28 March 1942. National magazine London Life reader’s questions page –
Amateur Zooman writes: “I have got a wartime job as attendant to animals in a small zoo, being unfitted for military service through old war wounds and have been told by my employers that there is only one thing to learn, and that is how to lure the animals safely in and out of their cages, as I have been warned against pushing them with a brush as it makes the big cats angry.
Up until now I haven’t had much success and am wondering if the ‘Brains Trust’ can find out for me some easy ways of luring the big cats back again after their cages have been cleaned?
Unfortunately the man who did the job before me has been called up and not been able to train me. I am absolutely single handed so please help! “
This is an intriguing reader’s letter in wartime 1942 from one of the many older men called in to keep zoos going when younger staff joined up or were conscripted. It could equally have been written by one of the many women who stepped temporarily in to fill keeper posts in wartime.
This untrained keeper or ‘Amateur Zooman’ is interestingly an injured veteran from the First World War “being unfitted for military service through old war wounds”.
The advice or reply given is from an animal trainer attached to a wartime circus.
“An animal trainer attached to one of the big circuses tealls us that big cats are playful and if you are not careful they will lean on the gate and shut you in, but that any animal will return quickly to a cleaned cage if a titbit of food is placed in the furthest corner. He will associate this titbit with getting back into his den.
Also all big felines like to be talked to! They will do more for an attendant who talks to them as though they were intelligent than for one who treats them as savage, dumb beasts. Big cats are very curious, and if they see you doing anything unusual, are quite likely to try and get into the cage with you to investigate, so be sure that any intervening door is well closed.
When a big cat is angry, leave him alone. Don’t force any action on him, or he will bear a grudge against you for days. Leave him to himself and he will soon get over his moods.”
I wondered how this 1942 advice would stand up today in the world of modern zoos and big cat conservation, 75 years later.
I asked my zoo colleagues who are modern big cat keepers on carnivore section at Newquay Zoo what they thought of this interesting wartime article and its advice.
Owen, one of our senior keepers responded thus on behalf of the others:
Interesting little read.
The response given isn’t actually a bad one! What the new keeper may not have realised is he is being asked is to positively reinforce the cat to move where he wants by using a small piece of food as a reward, as we currently do with the lionesses here.
The other option that could have been looked into then (albeit not overly common back in the day in zoos) would’ve been to train the animal/animals to go to station or target train them to touch the target to receive a reward (a small piece of meat) which again is a form of positive reinforcement. The target training would have also easily led the cats into moving for him.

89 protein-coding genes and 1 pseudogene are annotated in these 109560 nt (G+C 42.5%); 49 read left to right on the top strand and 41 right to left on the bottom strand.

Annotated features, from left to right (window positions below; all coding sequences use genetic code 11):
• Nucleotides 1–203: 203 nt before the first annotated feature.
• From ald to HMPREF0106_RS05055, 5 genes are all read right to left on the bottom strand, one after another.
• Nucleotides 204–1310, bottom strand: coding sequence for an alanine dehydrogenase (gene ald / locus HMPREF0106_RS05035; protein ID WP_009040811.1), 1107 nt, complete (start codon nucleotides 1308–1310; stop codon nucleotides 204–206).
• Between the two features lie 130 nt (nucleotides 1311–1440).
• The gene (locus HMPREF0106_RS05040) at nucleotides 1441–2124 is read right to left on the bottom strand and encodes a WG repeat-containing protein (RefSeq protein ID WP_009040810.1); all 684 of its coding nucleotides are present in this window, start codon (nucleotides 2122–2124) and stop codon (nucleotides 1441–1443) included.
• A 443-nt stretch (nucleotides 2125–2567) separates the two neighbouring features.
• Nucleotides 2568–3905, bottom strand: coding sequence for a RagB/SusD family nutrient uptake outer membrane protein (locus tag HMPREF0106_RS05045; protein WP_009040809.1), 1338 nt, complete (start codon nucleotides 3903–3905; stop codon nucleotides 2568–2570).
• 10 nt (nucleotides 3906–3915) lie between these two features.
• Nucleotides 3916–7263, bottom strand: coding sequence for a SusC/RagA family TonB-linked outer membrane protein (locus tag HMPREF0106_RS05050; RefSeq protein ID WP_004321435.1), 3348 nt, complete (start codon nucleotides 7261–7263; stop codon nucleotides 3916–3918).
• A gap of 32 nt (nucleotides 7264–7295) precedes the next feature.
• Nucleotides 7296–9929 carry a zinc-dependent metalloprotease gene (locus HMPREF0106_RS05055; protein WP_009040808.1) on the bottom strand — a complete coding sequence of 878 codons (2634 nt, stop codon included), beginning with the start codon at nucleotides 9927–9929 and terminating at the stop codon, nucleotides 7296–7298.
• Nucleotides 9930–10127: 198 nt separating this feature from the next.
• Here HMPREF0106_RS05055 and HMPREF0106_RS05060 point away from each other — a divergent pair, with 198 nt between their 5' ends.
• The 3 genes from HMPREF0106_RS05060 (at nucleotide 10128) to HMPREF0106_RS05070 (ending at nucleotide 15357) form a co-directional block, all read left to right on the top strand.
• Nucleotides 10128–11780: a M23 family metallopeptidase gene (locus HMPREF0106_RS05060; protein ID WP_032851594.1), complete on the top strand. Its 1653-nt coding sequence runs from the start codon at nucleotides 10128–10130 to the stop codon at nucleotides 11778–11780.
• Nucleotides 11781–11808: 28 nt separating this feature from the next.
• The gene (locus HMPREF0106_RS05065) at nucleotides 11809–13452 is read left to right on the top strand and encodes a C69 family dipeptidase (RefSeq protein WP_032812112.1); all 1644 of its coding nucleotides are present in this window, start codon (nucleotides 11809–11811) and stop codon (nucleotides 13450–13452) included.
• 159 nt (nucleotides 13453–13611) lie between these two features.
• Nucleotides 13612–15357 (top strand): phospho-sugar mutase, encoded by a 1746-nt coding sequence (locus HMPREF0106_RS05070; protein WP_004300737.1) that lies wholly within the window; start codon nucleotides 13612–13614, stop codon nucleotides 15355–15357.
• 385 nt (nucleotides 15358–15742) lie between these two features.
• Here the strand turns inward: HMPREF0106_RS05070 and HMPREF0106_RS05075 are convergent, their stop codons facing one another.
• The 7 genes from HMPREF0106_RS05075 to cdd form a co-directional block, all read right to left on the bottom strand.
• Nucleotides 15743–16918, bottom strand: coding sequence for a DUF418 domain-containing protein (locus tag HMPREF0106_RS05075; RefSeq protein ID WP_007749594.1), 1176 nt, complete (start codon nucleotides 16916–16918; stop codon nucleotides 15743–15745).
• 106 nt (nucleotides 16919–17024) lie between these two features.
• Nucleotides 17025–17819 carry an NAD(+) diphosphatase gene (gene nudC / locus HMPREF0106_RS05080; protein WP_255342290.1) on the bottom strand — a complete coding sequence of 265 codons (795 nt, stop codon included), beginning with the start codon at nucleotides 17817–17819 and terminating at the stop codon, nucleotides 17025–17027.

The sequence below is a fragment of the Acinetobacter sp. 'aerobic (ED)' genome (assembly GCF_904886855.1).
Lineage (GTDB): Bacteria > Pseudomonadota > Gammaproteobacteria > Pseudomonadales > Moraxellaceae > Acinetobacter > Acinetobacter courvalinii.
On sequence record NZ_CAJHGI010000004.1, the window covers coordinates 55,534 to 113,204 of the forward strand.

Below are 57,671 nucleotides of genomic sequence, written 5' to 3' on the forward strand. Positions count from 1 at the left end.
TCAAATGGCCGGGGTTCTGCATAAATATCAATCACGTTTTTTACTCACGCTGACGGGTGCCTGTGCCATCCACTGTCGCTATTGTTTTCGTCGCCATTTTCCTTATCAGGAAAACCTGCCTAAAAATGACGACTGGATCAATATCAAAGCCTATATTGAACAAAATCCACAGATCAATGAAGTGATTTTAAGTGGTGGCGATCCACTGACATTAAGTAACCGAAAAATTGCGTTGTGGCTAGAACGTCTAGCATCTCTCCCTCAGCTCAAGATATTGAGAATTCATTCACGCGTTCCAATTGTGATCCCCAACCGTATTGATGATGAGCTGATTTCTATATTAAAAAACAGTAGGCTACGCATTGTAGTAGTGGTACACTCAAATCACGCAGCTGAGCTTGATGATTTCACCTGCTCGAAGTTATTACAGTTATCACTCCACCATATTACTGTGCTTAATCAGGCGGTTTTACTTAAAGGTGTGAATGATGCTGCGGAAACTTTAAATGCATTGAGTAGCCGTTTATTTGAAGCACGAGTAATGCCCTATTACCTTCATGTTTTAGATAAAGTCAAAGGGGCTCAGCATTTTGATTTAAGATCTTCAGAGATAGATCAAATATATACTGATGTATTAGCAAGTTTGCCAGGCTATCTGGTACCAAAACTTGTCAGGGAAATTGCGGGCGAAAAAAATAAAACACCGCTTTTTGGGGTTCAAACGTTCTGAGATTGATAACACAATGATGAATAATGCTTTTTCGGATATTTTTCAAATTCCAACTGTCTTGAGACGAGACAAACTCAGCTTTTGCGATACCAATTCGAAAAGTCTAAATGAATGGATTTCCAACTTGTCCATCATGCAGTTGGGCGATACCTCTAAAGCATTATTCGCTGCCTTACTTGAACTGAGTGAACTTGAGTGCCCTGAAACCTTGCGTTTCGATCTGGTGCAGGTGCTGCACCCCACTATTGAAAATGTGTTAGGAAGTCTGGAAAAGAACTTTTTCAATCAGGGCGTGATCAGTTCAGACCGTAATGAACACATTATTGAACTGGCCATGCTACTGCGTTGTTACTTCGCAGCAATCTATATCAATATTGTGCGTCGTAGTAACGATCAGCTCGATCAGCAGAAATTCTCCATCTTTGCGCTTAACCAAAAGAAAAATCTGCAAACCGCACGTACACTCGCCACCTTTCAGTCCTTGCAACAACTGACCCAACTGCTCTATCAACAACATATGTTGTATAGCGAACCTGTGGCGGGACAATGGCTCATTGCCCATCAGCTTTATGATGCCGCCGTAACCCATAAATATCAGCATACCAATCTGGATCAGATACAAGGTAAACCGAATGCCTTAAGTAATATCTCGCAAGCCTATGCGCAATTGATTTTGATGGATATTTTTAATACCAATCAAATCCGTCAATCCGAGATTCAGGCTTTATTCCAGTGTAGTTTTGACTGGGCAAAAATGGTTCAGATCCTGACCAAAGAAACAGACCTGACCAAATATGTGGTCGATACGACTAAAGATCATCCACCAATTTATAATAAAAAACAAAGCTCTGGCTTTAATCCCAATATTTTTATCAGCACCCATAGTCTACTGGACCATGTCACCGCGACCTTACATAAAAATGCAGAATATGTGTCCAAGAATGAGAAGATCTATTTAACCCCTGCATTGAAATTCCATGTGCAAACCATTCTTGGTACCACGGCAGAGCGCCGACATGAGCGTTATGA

The building a relationship by talking and training with the cat is always a good idea. It’s always better to be seen as the ‘good guy’ on a regular basis than the ‘bad guy’.
Some species are more likely to approach you than others and tigers seem to be more pro-keeper than some of the other big cat species, even chuffing at keepers to say hello. Not that they can comprehend our language but it is a way of getting to know you and we, as keepers, talk to the animals on a daily basis.
Although it is dated, the reply to him actually makes a lot of sense. We didn’t necessarily have the knowledge then as we do now but the talk of positive reinforcement and the keeper not wanting to negatively reinforce the animal movement (the brush mentioned) sounds like he wanted to do a good job!
Another thing I would’ve mentioned is not to underestimate them! They’re smarter than what people give them credit for and not to mention very dangerous.
Owen, Senior Keeper, Carnivore section, Newquay Zoo
This answer from Owen is a longer and more detailed answer than mine, which would be write to the Ministry of Labour and ” get another job, any job, especially one that isn’t going to eat you …”
Owen’s answer is a brilliant modern keeper interpretation of the original advice using our modern zoo speak, which communicates our modern zoo mission – enrichment, positive training – and animal welfare etc.
An interesting article which works really well as a ‘Then and Now’ piece, what has changed and what has not changed!
Blogposted by Mark Norris, World War Zoo gardens project, Newquay Zoo, January 2017